It was on one of the few snowy and freezing days in Prague this winter when the Erasmus Club of the Faculty of Arts paid a special visit to the German Embassy in Prague, located in Lobkowicz Palace near Malostranské náměstí (Malostranské Square). This was an exciting opportunity to have a guided tour around the building and take a glimpse in to a place where one of the impulses for the fall of communism in 1989 originated – a story that’s hardly imaginable in 2014 but one that still fascinates us all.
The Lobkowicz Palace has been utilised for official purposes since the 18th century. Previously to that, the building was surprisingly operating as a beer brewery and the function and owner of the grounds changed frequently. The Lobkowicz family held ownership of the palace from 1753 onwards but during the era of the First Czechoslovak Republic (1918-1938) it was bought by the state. Nevertheless, it still retained its historical name under the Lobkowicz family. The dominant feature of this wonderful piece of Barock architecture is the round room in the copula, used even today for concerts and other special occasions. The frescos on walls and ceilings in the interior were breath taking, but most of our tour found the dainty, decoratively pruned garden to be their favourite part of the grounds. Although it was a fine-sized garden for a palace not far from the city centre, one would image it to be much larger. After all, this garden had hosted more than 5,000 refugees at a time!
In 1989, just a few months before the Wall in Berlin fell, hundreds of Germans from East Germany fled to the embassy in Prague in an attempt to access West Germany. What started as a trip for freedom for dozens, soon turned into an enormous wave of immigrants climbing over the fence of the embassy’s garden. Arriving with just essentials, this was a sign of desperation and the press, the police and the Red Cross were swift to respond. However, the embassy was soon overcrowded and overworked. Due to this, the conditions in the palace were disastrous. The embassy, housing some three thousand people at a time, had only two showers and about twelve toilets. Tents were built in the garden for the men; women and children were squeezed on to bunk beds everywhere possible inside. A school for all the children was organised in the garden, and there was even a baby born in the palace. Finally on 30th September 1989, the Foreign Minister of West Germany, Hans-Dietrich Genscher, arrived in Prague and offered the refugees a way out. Special trains were thus prepared that carried the people after some necessary procedures to West Germany.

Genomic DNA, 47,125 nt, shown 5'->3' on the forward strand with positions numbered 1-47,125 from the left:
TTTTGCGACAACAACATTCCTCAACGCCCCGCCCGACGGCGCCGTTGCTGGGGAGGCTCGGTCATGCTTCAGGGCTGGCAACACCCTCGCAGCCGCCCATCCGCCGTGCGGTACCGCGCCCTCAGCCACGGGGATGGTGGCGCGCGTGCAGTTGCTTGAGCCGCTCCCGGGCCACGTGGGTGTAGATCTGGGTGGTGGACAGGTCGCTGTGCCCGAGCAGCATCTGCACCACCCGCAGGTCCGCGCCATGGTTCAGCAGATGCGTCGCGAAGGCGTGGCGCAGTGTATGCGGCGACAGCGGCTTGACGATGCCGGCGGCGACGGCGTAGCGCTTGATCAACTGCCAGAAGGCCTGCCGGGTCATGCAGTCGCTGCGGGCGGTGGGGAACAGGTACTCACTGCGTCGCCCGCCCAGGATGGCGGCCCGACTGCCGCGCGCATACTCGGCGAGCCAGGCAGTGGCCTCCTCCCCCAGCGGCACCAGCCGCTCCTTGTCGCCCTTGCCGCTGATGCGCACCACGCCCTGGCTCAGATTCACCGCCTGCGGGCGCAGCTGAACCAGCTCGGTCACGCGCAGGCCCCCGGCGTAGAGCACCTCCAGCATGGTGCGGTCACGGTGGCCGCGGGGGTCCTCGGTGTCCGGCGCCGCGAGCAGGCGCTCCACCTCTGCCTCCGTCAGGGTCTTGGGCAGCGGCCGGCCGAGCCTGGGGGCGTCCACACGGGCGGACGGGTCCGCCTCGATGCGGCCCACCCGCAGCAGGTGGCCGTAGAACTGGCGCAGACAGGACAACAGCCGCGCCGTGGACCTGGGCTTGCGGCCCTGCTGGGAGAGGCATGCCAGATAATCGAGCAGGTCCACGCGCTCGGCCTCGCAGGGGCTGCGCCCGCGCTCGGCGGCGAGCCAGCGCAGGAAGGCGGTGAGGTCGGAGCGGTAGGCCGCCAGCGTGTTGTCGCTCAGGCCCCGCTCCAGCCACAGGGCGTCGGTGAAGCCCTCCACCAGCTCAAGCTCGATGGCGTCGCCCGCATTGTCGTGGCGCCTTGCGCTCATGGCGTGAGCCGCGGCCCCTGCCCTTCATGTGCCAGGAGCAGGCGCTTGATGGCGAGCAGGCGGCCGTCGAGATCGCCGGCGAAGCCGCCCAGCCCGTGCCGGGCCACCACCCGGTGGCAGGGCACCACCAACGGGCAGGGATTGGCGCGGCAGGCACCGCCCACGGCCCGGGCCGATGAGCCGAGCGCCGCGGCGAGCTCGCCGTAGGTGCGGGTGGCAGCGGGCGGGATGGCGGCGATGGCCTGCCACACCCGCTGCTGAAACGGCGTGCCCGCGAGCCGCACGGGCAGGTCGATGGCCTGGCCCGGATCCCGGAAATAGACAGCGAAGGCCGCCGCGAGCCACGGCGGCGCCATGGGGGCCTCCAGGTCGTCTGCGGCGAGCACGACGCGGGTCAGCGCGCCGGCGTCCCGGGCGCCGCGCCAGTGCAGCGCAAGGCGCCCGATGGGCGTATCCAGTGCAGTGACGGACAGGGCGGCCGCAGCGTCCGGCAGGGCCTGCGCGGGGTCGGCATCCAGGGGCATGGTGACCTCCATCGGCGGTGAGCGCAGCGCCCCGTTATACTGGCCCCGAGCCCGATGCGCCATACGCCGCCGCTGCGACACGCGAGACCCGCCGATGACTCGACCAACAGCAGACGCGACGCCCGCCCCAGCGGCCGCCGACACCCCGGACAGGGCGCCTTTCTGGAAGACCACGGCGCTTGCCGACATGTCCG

But it was not over yet for the German Embassy. Having heard on the TV and the radio about the successes of their fellow citizens, more and more GDR-Germans headed for Prague, which seemed like their only option because they did not require a visa as they would, for example, to go to Hungary. Consequently, before even having finished the clean-up after the first wave, the second wave of migrants flooded the premises of the Lobkowitz Palace again. The international media were present and the whole world was watching in anticipation to see how the desperate situation would develop. The embassy got so crowded that the Red Cross advised officials not to accept any more people as the hygiene conditions became catastrophic. Despite the discomfort, all new incomings were greeted and other refugees sneaked them over the palace fencing. The police soon surrounded the embassy and would not let any more people enter the building, resulting in a huge crowd gathering on the small square in front of the palace. Finally, buses started to arrive to carry more people to Western Germany.